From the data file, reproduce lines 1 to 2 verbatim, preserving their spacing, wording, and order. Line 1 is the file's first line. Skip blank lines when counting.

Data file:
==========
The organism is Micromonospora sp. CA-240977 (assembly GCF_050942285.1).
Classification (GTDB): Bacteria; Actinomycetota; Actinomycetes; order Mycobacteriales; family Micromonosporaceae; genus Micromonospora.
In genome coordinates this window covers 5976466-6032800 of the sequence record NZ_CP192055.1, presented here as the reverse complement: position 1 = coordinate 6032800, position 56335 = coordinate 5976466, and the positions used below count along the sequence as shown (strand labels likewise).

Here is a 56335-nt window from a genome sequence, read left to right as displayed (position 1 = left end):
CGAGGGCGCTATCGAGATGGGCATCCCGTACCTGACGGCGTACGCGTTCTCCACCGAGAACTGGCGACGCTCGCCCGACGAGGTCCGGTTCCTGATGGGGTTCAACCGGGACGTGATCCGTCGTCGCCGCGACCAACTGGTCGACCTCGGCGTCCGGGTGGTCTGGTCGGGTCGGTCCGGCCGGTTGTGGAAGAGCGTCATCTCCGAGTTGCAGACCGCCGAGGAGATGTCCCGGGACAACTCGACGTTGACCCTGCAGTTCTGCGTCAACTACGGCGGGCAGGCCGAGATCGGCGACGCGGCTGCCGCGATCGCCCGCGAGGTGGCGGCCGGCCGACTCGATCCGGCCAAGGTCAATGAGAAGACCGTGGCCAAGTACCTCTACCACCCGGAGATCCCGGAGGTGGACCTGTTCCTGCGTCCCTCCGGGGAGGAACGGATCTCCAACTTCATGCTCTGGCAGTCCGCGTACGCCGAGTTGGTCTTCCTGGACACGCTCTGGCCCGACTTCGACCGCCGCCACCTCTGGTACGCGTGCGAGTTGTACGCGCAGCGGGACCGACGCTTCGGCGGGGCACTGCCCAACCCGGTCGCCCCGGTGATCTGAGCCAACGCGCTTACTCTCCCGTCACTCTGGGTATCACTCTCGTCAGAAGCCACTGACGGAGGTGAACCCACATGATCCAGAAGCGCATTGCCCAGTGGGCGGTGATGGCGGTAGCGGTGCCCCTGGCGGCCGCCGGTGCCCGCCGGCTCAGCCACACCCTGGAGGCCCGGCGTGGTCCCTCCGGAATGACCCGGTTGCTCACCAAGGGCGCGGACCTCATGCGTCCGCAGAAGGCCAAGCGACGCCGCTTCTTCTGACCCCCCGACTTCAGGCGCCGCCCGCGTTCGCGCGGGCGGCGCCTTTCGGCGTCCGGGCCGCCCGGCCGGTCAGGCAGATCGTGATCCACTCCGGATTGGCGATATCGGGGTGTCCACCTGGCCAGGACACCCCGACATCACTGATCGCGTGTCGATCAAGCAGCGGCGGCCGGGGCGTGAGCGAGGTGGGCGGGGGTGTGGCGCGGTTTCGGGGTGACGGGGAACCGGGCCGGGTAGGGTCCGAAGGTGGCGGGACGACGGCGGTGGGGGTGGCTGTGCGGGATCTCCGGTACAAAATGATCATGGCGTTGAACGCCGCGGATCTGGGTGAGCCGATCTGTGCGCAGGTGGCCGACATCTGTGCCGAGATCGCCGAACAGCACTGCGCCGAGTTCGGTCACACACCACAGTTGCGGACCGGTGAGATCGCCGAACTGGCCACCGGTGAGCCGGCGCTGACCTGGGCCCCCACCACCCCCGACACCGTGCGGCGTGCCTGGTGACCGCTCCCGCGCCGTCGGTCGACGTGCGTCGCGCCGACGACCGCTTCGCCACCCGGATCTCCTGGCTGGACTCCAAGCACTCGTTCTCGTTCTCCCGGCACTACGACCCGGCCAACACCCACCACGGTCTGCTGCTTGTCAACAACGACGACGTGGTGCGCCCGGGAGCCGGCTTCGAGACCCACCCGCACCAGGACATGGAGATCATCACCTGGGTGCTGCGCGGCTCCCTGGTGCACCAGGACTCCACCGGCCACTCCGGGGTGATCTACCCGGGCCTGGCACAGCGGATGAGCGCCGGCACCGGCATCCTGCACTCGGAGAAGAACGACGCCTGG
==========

The organism is Micromonospora sp. CA-240977 (assembly GCF_050942285.1).
Classification (GTDB): Bacteria; Actinomycetota; Actinomycetes; order Mycobacteriales; family Micromonosporaceae; genus Micromonospora.